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I'm writing a chat in C that can be used in terminal...

For receiving text messages, i have a thread that will print that message out on STDOUT

Another thread is reading from stdin...

The problem is, if a new message is printed to stdout while typing, it will be printed between what i typed.

I researched several hours an experimented with GNU readline to prevent this problem. I thougth the "Redisplay" function will help me here.. but I could not compile my program on Mac OSX if I used certain redisplay functions (it said ld: undefined symbols) whereas other functions worked properly... I compiled this program on an Ubuntu machine and there it worked... i really have no idea why...

Nevertheless, how can achieve that everything that is written to stdout will be above the text i'm currently writing?

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Try the ncurses library. – Banthar Jun 1 '14 at 15:59
Print only from a single thread, perhaps a printer thread. – Kerrek SB Jun 1 '14 at 16:10
If you post the errors you received when compiling under OS X, perhaps we could help you solve those? – Bill Lynch Jun 1 '14 at 16:17
This happens if i want to use the rl_reset_line_state function... the error also occurs with other redisplay functions except eg. rl_forced_update_display(): $ make gcc -Wall -pthread -c -o dchat.o dchat.c gcc dchat.o dchat_decoder.o log.o -lreadline -lhistory -o dchat Undefined symbols for architecture x86_64: "_rl_reset_line_state", referenced from: _print_text_message in dchat.o ld: symbol(s) not found for architecture x86_64 clang: error: linker command failed with exit code 1 (use -v to see invocation) make: *** [dchat] Error 1 – user3697084 Jun 1 '14 at 16:39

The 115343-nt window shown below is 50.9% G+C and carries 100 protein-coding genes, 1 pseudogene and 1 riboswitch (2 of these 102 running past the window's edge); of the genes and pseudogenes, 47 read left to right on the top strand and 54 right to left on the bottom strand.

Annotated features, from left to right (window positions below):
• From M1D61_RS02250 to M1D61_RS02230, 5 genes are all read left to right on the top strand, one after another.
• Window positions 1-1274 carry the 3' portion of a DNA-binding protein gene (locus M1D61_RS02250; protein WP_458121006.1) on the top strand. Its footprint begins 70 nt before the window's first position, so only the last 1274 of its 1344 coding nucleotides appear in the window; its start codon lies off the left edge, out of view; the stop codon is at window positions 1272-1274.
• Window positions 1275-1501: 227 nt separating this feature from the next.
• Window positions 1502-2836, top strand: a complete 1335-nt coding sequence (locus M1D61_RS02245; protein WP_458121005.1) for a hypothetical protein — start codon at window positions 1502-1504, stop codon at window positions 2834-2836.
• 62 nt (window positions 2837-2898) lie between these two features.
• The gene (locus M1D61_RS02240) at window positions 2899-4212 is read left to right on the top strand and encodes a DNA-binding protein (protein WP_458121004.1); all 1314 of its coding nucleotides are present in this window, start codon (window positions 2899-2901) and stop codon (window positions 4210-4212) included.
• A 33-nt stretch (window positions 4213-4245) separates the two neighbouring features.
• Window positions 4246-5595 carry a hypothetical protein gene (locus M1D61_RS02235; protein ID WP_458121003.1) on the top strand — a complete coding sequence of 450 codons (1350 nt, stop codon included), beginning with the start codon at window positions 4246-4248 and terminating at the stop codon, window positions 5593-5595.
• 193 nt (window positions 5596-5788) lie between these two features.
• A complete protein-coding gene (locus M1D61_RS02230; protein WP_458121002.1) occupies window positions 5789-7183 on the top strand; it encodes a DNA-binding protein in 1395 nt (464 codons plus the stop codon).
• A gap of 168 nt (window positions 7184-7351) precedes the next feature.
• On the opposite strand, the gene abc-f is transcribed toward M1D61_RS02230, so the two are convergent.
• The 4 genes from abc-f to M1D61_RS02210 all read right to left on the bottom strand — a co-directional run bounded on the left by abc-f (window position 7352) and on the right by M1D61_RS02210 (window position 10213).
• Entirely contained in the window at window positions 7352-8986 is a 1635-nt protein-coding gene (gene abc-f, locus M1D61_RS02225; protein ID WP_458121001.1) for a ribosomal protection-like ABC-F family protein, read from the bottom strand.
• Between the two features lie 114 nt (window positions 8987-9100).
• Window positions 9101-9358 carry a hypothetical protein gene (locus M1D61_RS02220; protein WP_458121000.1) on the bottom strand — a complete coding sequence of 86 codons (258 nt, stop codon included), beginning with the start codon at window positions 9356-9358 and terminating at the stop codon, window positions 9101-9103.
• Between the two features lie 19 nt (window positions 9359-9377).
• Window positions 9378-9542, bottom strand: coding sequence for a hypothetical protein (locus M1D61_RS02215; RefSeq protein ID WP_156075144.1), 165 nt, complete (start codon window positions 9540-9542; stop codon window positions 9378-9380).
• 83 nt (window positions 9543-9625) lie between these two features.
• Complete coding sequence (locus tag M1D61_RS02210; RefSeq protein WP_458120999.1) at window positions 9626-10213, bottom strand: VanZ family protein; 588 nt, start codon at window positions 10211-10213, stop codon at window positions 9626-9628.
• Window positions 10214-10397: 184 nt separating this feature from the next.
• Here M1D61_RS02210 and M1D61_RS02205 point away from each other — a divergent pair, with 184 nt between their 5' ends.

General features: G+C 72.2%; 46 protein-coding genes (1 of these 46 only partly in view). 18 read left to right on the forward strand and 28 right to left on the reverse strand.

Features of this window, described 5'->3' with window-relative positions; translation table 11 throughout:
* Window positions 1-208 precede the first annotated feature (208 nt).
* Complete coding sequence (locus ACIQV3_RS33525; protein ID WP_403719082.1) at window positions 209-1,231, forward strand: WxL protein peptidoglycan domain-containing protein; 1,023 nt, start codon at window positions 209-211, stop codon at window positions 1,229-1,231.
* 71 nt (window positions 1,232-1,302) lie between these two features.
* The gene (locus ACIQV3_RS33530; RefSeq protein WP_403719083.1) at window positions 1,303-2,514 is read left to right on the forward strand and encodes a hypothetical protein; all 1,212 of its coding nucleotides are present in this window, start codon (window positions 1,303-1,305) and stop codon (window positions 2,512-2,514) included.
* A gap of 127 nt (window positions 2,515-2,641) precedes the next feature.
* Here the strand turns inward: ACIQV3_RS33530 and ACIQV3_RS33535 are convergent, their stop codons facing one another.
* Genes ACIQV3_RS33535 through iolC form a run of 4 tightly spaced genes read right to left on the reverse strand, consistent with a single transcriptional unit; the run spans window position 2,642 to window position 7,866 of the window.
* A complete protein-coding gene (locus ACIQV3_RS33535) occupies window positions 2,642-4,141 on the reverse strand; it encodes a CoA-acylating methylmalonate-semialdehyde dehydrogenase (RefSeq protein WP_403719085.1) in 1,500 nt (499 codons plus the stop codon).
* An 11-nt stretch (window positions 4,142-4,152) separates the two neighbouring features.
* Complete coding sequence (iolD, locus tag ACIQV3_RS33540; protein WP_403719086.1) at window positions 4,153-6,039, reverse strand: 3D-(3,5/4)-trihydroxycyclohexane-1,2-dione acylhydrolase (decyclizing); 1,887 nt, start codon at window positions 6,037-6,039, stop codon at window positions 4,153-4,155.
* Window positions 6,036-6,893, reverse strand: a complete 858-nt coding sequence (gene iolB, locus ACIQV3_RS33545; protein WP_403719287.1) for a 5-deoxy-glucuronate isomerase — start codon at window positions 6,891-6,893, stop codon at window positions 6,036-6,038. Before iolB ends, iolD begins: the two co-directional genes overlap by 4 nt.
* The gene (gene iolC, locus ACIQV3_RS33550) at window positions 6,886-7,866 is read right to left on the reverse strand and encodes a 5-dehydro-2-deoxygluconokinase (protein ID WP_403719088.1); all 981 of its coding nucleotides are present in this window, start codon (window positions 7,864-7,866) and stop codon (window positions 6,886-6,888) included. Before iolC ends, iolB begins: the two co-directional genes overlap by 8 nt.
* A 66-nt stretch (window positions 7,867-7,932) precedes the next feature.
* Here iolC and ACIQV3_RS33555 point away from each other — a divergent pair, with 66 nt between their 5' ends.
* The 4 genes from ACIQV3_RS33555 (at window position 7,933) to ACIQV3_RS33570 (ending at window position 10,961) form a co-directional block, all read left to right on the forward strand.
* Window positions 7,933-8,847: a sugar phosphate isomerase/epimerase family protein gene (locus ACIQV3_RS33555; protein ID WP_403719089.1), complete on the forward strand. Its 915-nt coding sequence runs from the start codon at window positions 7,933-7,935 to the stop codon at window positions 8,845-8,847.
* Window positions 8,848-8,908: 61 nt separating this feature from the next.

Well printing from a single thread does not solve my problem: since if you type something, it will be printed to stdout immediatly.. – user3697084 Jun 1 '14 at 16:43

You have basically two solutions.

The first is to use something that helps you dividing your screen in different pieces and as @Banthar said ncurses is the standard solution.

The second is to synchronize your writings and readings. The thread that is reading from the network and writing to the console may simply postpone the messages until you entered something from the keyboard, at that time you can simply flush your messages-buffer by writing all the messages at once. Caveat: this solution may cause your buffer to be overflow, you may either forget too old messages or flush the buffer when full.

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If your requirement it to use only stdin and stdout (ie a dumb terminal), you will have to first configure you console input as not line buffered which is the default (stty -icanon on Unix like systems). Unfortunately I could not find a portable way to do that programatically, but you will find more on that in this other question on SO How to avoid press enter with any getchar().

Then, you will have to collate next outgoing message character by character. So when an input message is ready to be delivered in the middle of the writing of an output one, you jump on line, write the output message, (eventually jump one other line or do what is normally done for prompting) and rewrite be input buffer so the user has exactly the characters he allready typed.

You will have to use a kind of mutual exclusion to avoid that the input thread makes any access to the input buffer while the output thread does all that work.

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